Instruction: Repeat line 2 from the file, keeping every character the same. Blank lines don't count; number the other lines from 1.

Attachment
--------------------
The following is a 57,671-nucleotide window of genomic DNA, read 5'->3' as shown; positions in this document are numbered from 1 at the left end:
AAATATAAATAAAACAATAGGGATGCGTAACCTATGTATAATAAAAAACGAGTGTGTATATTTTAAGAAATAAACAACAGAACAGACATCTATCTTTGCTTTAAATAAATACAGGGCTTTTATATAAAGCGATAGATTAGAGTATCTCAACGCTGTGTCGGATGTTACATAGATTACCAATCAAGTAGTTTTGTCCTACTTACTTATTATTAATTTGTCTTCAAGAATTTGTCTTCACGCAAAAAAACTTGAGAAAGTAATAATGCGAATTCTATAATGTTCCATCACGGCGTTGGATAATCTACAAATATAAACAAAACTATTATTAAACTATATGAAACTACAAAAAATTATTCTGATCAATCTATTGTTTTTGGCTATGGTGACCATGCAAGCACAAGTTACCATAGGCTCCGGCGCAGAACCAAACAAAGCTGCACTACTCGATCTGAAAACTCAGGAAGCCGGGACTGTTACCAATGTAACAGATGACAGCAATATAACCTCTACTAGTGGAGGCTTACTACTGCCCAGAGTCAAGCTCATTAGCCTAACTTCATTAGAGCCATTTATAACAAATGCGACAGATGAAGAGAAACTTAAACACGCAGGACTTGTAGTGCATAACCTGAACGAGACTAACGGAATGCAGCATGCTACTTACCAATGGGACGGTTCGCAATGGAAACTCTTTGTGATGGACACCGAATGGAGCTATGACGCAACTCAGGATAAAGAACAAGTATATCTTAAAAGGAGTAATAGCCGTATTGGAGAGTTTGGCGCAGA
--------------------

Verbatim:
AAATATAAATAAAACAATAGGGATGCGTAACCTATGTATAATAAAAAACGAGTGTGTATATTTTAAGAAATAAACAACAGAACAGACATCTATCTTTGCTTTAAATAAATACAGGGCTTTTATATAAAGCGATAGATTAGAGTATCTCAACGCTGTGTCGGATGTTACATAGATTACCAATCAAGTAGTTTTGTCCTACTTACTTATTATTAATTTGTCTTCAAGAATTTGTCTTCACGCAAAAAAACTTGAGAAAGTAATAATGCGAATTCTATAATGTTCCATCACGGCGTTGGATAATCTACAAATATAAACAAAACTATTATTAAACTATATGAAACTACAAAAAATTATTCTGATCAATCTATTGTTTTTGGCTATGGTGACCATGCAAGCACAAGTTACCATAGGCTCCGGCGCAGAACCAAACAAAGCTGCACTACTCGATCTGAAAACTCAGGAAGCCGGGACTGTTACCAATGTAACAGATGACAGCAATATAACCTCTACTAGTGGAGGCTTACTACTGCCCAGAGTCAAGCTCATTAGCCTAACTTCATTAGAGCCATTTATAACAAATGCGACAGATGAAGAGAAACTTAAACACGCAGGACTTGTAGTGCATAACCTGAACGAGACTAACGGAATGCAGCATGCTACTTACCAATGGGACGGTTCGCAATGGAAACTCTTTGTGATGGACACCGAATGGAGCTATGACGCAACTCAGGATAAAGAACAAGTATATCTTAAAAGGAGTAATAGCCGTATTGGAGAGTTTGGCGCAGA